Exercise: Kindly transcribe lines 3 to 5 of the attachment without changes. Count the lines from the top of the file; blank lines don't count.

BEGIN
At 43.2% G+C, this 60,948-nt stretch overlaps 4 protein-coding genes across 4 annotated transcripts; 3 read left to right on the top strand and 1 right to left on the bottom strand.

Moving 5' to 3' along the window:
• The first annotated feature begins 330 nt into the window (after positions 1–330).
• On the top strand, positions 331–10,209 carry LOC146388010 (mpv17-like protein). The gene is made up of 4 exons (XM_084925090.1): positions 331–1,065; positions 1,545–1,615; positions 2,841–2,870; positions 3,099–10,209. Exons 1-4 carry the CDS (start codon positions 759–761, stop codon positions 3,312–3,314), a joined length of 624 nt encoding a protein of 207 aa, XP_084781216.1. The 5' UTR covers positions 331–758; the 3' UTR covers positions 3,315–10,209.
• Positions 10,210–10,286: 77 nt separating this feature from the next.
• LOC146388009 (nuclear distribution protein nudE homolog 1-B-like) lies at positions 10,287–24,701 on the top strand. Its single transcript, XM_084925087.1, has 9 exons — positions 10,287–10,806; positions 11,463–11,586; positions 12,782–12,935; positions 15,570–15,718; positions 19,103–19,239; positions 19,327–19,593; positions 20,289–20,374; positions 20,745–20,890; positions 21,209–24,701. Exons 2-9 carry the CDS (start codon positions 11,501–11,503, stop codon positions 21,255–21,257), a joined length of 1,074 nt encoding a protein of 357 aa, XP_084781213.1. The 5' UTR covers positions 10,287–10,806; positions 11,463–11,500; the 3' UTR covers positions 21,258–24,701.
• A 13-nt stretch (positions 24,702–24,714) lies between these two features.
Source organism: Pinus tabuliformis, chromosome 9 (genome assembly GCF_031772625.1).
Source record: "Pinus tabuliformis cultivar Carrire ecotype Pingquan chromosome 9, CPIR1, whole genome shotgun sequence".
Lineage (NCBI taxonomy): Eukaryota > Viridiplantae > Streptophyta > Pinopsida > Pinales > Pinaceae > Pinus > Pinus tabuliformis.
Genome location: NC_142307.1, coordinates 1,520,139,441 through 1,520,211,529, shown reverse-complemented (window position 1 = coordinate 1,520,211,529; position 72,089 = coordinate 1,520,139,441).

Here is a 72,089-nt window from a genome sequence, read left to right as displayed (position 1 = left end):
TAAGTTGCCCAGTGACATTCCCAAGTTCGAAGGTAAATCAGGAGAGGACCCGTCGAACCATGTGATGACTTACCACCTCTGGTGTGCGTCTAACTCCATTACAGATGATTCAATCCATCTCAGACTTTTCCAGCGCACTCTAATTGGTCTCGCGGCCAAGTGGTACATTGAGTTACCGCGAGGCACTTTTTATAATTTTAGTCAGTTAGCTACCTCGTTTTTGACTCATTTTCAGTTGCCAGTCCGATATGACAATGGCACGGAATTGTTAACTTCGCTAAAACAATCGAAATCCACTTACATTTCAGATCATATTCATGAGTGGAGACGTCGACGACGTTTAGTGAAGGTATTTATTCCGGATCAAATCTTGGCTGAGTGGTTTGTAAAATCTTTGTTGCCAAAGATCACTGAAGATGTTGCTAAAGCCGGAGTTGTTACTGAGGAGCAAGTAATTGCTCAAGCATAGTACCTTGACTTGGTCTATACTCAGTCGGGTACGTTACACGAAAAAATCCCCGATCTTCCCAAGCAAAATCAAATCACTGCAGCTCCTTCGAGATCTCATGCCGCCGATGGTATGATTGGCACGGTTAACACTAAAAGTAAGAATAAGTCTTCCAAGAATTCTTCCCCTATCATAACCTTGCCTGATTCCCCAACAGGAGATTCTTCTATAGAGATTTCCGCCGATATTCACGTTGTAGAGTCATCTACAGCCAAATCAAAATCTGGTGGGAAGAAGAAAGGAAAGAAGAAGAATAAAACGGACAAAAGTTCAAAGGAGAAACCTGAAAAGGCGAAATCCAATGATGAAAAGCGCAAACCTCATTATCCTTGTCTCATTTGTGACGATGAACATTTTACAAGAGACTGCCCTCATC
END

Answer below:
• The first annotated feature begins 330 nt into the window (after positions 1–330).
• On the top strand, positions 331–10,209 carry LOC146388010 (mpv17-like protein). The gene is made up of 4 exons (XM_084925090.1): positions 331–1,065; positions 1,545–1,615; positions 2,841–2,870; positions 3,099–10,209. Exons 1-4 carry the CDS (start codon positions 759–761, stop codon positions 3,312–3,314), a joined length of 624 nt encoding a protein of 207 aa, XP_084781216.1. The 5' UTR covers positions 331–758; the 3' UTR covers positions 3,315–10,209.
• Positions 10,210–10,286: 77 nt separating this feature from the next.